There is one word that holds more power than any other to cause emotional melt down. This word is responsible for road rage, relationship breakdown and neighbourhood violence. No other word in any language has the ability to turn someone into a terrorist, a murderer or a vigilante. How can one small word cause our emotions to spiral so out of control and be the underlying cause of all human conflict?
The word is SHOULD. This word, often unspoken, lies at the heart of every conflict. Let’s look at a few examples. Your teenage son was supposed to pick up the ingredients for dinner on the way home from work, but he arrives home without them. You become angry. Why? Because he should have remembered to pick them up. It should have been important to him.
Your neighbour’s trees have started impinging onto your property. You think he should cut them down. You become annoyed and cut the overhanging branches yourself and throw them back into his property. He becomes very angry because he thinks you shouldn’t have done that.
It takes one side to start a conflict, but two sides to maintain one. It takes two people or groups who maintain their position and who use should as the underlying justification.
Your partner forgets your wedding anniversary. You are furious and feel hurt. He should have remembered. A work colleague insults you in front of the other staff members. You feel humiliated and annoyed. Why? Because she should not have spoken to you like that.
Think back to the latest argument you had with your partner, sibling or child. Think about the last conflict with a neighbour, boss or friend. If you dig deeply enough you will find there is a ‘should’ lurking there causing trouble. What should they have done? What shouldn’t they have done?
Not a single example of a conflict springs to mind in which the word ‘should’ is not at the very centre. Can you think of one?
Now you might argue that your boss shouldn’t have spoken harshly, the son should have picked up the cooked chicken, your husband should have remembered your anniversary. In an ideal world that is true. But this is not an ideal world.
Now the problem with ‘should’ is not the word itself. It is the position one adopts as a consequence of holding onto that position. Our first response to any situation in which we feel wronged, might be one of ‘should.’ It is often my own position, temporarily.
In the course of my own personal development I have found that the happiest and less stressed people in the world are those who carry less ‘shoulds.’ In other words, the less judgemental you are the happier you are. The more we are able to see the other as human and fallible and develop compassion for the other, the fewer conflicts develop in our life generally.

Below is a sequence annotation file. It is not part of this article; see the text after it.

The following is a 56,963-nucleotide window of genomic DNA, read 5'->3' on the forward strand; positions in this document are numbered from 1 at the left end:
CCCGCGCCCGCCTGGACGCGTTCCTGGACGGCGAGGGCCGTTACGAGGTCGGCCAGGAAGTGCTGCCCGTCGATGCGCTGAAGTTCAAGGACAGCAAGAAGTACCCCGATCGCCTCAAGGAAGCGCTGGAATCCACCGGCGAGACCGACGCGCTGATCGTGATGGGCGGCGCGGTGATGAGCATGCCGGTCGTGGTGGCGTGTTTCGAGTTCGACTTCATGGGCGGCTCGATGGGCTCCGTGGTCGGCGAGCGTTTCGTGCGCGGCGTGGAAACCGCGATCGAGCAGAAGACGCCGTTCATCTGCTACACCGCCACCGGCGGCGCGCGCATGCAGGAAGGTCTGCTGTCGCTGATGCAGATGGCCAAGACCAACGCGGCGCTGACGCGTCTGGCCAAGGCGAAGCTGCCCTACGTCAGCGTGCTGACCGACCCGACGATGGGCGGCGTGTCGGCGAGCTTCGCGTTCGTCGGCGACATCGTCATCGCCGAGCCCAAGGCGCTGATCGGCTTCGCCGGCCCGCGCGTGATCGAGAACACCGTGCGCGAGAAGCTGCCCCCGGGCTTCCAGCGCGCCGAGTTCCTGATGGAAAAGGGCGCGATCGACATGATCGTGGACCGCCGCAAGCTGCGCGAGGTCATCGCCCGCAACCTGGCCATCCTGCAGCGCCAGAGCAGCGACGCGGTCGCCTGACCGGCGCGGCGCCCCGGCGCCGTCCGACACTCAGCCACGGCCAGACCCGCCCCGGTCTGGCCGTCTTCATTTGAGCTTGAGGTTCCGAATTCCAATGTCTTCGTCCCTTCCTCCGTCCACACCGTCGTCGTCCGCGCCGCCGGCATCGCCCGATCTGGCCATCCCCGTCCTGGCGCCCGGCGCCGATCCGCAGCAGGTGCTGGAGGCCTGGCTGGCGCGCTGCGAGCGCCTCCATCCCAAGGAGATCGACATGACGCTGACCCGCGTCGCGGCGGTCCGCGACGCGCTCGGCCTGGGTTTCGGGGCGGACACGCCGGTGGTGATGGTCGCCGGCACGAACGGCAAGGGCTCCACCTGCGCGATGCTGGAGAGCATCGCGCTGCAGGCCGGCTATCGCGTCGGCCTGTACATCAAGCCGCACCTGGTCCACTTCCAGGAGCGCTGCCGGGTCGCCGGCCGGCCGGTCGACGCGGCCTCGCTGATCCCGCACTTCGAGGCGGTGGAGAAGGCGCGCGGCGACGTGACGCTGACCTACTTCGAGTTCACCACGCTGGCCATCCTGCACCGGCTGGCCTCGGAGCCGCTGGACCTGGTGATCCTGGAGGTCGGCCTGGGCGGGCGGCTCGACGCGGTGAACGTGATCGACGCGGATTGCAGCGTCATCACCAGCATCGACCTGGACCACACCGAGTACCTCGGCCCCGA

I have discovered another amazing consequence of adopting a middle ground approach instead of a polarity one and that is the less you take offence by what others do, the more they stop doing it to you.
Consider the position adopted by the Dalai Lama in relation to Chinese occupation of Tibet. Obviously he would prefer that the Chinese never invaded his homeland in the first place. But, stills he adopts a middle ground approach, not a polarity position. Why? The Dalai Lama did not need the famous psychologist Jung to teach him, ‘What you resist persists.’ This knowledge is not only part of Buddhist philosophy, it is a fundamental spiritual truth.
This peaceful attitude even when faced with an unpalatable situation is what separates the Dalai Lama from the general population.
One individual or group might engage in behaviour that causes a reaction in us, but it takes the second party to adopt a polarity position in order to create and maintain a conflict. There is no more resistant word in any language than ‘should.’
Stress levels are on the increase in the Western world and the truth is we create our own stress. Stress is always caused by our own perception of situations. Here is a useful exercise to reduce stress and to maintain healthier relationships.
Just for one day, become aware of your feelings. What has made you annoyed, frustrated or angry today? Ask yourself. ‘Where is the ‘should’ in this situation?’ and then see if you are able to adopt a middle ground.
Of course it is much easier to let it go when you are not dealing with very close relationships. They of course, are the most challenging ones. That is why you choose them. Try it with acquaintances, work colleagues, neighbours and don’t forget to find the judgements you make about yourself.
When you start recognising your ‘shoulds’ and stop using them as justifications for your emotional responses, not only will you feel happier and less stressed, you will inevitably be healthier and you will have gained much more control over your emotions. And all this just by eliminating the word ‘should’ from your vocabulary.
If you’d like to learn how dropping this one word from your unspoken vocabulary can decrease your stress levels, improve your relationships and your health, then book a one off session with me in which I can not only show you how important this is but you will FEEL differently about a couple of issues that might be stressing you out right now.